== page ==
Leading Self Purpose Self awareness

What’s your goal in life?

Happiness starts by understanding who you are and the ability to be who you are at all times.

As I’m about to finish my Zappos audiobook ‘Delivering Happiness,’ the last section of the book is called ‘End Game.’

The section addresses the topic of happiness and makes the case that if we peel back the onion far enough, in the end, we’re all looking for a bit of happiness in our lives.

We just have different ways to get there.

But it all starts with the question:

‘What’s your goal in life?’

Followed by the question:


If you keep asking ‘why’ often enough, you’ll eventually get to the point where happiness is an important driver.

Happiness starts for me understanding who you are and the ability to be who you are at all times.

Yes, you need to conform enough to be effective and successful, but that doesn’t mean you should pretend to be or be forced to be someone else than you are.

Therefore, ‘Be’ is the second cue in my playbook.

Short reminder: cue #1 is Pause.

Pausing is getting to the understanding part. That’s the time you take for yourself to ask yourself a few questions, like the one above.

For me, I’m clear about what I want from my life, and I’m clear about my work.

Where I do my work is not of the utmost importance, as long as my job allows me to be who I am and allows me to be creative, progressive, and do meaningful work.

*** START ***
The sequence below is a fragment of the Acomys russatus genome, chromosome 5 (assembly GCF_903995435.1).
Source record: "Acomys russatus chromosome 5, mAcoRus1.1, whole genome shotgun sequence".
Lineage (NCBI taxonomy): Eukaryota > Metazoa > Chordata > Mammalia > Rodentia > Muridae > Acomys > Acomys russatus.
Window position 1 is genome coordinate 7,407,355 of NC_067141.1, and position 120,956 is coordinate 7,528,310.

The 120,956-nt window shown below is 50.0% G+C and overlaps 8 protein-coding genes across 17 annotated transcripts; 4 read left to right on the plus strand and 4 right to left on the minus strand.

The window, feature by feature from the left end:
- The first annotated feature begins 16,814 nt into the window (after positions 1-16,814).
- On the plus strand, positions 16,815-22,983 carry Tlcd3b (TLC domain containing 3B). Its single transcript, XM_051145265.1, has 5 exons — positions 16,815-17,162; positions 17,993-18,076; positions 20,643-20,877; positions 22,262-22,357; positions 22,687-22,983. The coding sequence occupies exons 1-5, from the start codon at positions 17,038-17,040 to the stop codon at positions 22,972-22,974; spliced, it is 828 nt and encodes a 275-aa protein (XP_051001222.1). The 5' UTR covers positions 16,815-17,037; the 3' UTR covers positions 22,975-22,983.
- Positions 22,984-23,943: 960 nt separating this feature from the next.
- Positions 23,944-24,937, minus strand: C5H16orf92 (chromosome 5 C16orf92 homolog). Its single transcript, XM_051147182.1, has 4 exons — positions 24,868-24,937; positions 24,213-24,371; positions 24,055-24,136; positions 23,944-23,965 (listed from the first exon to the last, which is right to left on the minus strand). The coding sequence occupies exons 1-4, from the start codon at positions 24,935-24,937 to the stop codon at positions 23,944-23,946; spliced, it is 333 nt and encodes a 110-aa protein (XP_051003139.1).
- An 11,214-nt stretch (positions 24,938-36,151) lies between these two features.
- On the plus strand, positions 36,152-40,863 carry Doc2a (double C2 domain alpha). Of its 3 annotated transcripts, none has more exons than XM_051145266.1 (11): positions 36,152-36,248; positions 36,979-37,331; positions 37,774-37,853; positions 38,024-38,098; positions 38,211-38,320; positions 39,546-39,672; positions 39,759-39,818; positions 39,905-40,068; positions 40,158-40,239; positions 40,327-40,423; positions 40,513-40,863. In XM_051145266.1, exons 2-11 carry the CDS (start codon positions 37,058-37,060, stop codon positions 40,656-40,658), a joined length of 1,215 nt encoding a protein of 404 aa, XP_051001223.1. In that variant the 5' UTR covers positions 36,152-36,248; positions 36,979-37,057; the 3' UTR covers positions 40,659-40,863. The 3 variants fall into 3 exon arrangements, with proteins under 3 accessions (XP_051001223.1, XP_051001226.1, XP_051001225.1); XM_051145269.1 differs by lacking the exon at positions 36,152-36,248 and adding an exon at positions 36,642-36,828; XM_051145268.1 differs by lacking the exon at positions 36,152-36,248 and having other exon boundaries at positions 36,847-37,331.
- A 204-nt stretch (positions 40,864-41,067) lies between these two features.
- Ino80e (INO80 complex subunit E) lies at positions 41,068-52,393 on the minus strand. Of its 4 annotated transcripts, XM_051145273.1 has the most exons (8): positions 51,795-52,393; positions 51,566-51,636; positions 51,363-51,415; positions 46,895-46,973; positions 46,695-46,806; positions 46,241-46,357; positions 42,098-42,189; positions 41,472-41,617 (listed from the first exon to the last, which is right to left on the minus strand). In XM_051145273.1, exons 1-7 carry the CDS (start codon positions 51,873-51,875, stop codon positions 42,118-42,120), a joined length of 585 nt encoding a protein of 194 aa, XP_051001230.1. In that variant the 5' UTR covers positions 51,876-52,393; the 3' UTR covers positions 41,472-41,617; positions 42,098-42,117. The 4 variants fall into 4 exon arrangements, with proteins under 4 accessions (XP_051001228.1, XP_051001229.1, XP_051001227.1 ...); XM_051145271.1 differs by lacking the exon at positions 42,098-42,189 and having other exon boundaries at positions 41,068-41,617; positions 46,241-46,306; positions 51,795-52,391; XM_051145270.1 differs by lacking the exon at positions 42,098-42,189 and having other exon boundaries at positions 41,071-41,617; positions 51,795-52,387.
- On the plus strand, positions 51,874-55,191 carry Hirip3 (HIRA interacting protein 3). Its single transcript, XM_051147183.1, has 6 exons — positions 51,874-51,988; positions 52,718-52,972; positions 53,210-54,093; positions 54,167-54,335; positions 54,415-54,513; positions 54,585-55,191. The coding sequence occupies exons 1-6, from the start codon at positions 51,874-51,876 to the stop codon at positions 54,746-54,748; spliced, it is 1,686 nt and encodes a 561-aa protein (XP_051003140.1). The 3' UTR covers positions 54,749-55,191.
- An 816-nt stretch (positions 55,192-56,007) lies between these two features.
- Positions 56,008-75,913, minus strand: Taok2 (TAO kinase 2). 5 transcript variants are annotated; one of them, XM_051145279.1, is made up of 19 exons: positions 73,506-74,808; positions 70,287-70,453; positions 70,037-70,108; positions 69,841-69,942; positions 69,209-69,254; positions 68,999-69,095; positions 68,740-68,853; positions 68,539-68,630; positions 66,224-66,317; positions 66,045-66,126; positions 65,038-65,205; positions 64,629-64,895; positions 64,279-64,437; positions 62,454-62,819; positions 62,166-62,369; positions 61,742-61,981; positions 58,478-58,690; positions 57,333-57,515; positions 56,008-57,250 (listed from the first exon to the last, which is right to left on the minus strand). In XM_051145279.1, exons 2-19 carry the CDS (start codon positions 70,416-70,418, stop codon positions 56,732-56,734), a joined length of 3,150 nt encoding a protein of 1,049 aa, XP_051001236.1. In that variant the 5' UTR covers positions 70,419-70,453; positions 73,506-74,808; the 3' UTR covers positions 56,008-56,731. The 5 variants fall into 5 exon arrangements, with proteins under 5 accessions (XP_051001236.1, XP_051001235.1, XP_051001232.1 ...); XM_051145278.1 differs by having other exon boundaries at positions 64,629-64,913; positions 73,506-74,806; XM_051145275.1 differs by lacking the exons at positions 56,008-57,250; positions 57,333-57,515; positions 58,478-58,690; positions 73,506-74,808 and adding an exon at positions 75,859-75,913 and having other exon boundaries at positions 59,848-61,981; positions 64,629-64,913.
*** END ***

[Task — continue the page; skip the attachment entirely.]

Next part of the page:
Meaningful because I simply believe there is still a lot of work to be done to create an environment where people can bring their whole self to work.

Again, within the boundaries of a (values) framework, but not compromising on the authenticity of each associate.

That’s the fight I’m willing to fight.

And that’s why I’ve often been characterized as a troublemaker or rebel.

For a long time, I carried this perception around like a badge of honor. I was proud of the fact that people were calling me a rebel or troublemaker.

I was proud that I was often the first or the only to address what so many other people were thinking but not willing to say.

And to be honest, I’ve also rebelled intentionally sometimes, just because it was fun to see well-paid executives becoming uncomfortable, not knowing how to handle a situation well out of their comfort zones.

It only proved to me that if you’re not self-aware, you often do not know how to deal with adversity.

Think that one through for a moment.

After some self-reflection over the years, I’ve lost some of that pride in being a rebel.

It’s not about being a rebel.

It’s about helping create the environment you’d like to see for yourself and others.

It’s about making others see that rebels do care and are, in fact, not troublemakers.

Rebels care about work more than anyone else. That’s why they are willing to engage in a conflict.

Rebels need good leaders as coaches.

Leaders who challenge them. Leaders who allow them to challenge in return and will listen when they disagree.

Leaders who recognize the positive intention behind the actions of a rebel.

That requires leaders who know themselves, are themselves, and allow others to be themselves as well.

Leaders who understand that all success and happiness in the world depend on who they are first.

That’s my goal in life. Helping those leaders and their teams.

Your turn: What’s your goal in life? Why?

Do more of what makes you happy!


NB. This is the second publication in a series of ten connected to the 10 cues in my playbook “MIND.SET.GROW. – 10 life-changing cues for success and significance”.

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